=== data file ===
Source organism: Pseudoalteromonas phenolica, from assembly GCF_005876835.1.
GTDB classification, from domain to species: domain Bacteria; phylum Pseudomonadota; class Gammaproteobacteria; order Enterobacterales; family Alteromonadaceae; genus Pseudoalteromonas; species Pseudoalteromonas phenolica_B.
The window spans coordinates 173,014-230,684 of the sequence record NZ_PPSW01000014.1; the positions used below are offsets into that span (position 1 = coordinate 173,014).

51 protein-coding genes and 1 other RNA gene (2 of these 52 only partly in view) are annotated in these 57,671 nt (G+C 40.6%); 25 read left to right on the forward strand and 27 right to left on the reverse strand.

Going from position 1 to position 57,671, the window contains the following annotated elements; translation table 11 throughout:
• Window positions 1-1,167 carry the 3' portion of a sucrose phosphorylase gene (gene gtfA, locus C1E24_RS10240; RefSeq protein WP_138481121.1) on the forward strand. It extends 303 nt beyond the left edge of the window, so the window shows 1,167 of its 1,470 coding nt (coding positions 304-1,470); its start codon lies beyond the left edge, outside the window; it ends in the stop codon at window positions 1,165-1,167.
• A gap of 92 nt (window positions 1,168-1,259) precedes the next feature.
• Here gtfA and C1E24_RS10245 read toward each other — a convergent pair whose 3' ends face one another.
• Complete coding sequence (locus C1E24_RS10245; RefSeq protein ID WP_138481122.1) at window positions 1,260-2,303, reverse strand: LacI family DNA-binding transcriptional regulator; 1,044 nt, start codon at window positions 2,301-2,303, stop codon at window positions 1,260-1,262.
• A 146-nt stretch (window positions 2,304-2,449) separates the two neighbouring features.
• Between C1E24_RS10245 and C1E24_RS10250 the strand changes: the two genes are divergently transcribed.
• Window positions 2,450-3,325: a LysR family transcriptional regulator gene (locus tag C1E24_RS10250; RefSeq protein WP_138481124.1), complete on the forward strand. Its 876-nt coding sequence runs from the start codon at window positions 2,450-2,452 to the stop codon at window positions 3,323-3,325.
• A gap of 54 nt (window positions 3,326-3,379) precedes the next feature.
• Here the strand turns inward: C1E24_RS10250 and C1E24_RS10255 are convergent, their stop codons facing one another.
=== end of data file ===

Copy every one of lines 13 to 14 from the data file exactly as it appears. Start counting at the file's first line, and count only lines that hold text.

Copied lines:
• A gap of 54 nt (window positions 3,326-3,379) precedes the next feature.
• Here the strand turns inward: C1E24_RS10250 and C1E24_RS10255 are convergent, their stop codons facing one another.